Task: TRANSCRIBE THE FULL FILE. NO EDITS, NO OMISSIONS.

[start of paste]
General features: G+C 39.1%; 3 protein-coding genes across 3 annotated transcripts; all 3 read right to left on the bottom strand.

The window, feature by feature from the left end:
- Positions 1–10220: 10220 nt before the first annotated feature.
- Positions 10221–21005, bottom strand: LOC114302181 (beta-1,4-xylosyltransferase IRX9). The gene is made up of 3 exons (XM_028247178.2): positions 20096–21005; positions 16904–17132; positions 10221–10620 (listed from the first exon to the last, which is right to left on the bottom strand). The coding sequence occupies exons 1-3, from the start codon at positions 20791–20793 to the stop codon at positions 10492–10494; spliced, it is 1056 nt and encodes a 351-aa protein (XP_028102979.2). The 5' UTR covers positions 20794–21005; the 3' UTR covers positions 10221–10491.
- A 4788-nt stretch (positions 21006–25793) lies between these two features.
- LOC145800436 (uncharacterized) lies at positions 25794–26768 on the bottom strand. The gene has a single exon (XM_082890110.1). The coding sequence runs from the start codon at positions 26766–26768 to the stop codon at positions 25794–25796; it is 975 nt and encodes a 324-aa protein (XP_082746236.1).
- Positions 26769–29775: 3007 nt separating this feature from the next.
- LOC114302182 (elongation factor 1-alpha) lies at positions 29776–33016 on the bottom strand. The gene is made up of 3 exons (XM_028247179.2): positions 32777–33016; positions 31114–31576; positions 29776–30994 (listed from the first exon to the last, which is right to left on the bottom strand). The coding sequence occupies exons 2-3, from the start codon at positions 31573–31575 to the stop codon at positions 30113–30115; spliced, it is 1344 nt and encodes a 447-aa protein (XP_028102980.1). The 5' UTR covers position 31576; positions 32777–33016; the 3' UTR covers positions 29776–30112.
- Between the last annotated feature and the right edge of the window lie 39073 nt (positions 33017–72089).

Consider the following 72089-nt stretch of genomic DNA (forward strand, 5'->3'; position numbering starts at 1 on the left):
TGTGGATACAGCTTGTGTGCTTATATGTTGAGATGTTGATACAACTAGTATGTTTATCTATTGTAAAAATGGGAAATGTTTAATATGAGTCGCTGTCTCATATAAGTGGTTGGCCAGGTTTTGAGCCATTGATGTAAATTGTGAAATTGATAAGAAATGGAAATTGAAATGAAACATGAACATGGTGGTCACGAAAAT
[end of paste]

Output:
General features: G+C 39.1%; 3 protein-coding genes across 3 annotated transcripts; all 3 read right to left on the bottom strand.

The window, feature by feature from the left end:
- Positions 1–10220: 10220 nt before the first annotated feature.
- Positions 10221–21005, bottom strand: LOC114302181 (beta-1,4-xylosyltransferase IRX9). The gene is made up of 3 exons (XM_028247178.2): positions 20096–21005; positions 16904–17132; positions 10221–10620 (listed from the first exon to the last, which is right to left on the bottom strand). The coding sequence occupies exons 1-3, from the start codon at positions 20791–20793 to the stop codon at positions 10492–10494; spliced, it is 1056 nt and encodes a 351-aa protein (XP_028102979.2). The 5' UTR covers positions 20794–21005; the 3' UTR covers positions 10221–10491.
- A 4788-nt stretch (positions 21006–25793) lies between these two features.
- LOC145800436 (uncharacterized) lies at positions 25794–26768 on the bottom strand. The gene has a single exon (XM_082890110.1). The coding sequence runs from the start codon at positions 26766–26768 to the stop codon at positions 25794–25796; it is 975 nt and encodes a 324-aa protein (XP_082746236.1).
- Positions 26769–29775: 3007 nt separating this feature from the next.
- LOC114302182 (elongation factor 1-alpha) lies at positions 29776–33016 on the bottom strand. The gene is made up of 3 exons (XM_028247179.2): positions 32777–33016; positions 31114–31576; positions 29776–30994 (listed from the first exon to the last, which is right to left on the bottom strand). The coding sequence occupies exons 2-3, from the start codon at positions 31573–31575 to the stop codon at positions 30113–30115; spliced, it is 1344 nt and encodes a 447-aa protein (XP_028102980.1). The 5' UTR covers position 31576; positions 32777–33016; the 3' UTR covers positions 29776–30112.
- Between the last annotated feature and the right edge of the window lie 39073 nt (positions 33017–72089).

Consider the following 72089-nt stretch of genomic DNA (forward strand, 5'->3'; position numbering starts at 1 on the left):
TGTGGATACAGCTTGTGTGCTTATATGTTGAGATGTTGATACAACTAGTATGTTTATCTATTGTAAAAATGGGAAATGTTTAATATGAGTCGCTGTCTCATATAAGTGGTTGGCCAGGTTTTGAGCCATTGATGTAAATTGTGAAATTGATAAGAAATGGAAATTGAAATGAAACATGAACATGGTGGTCACGAAAAT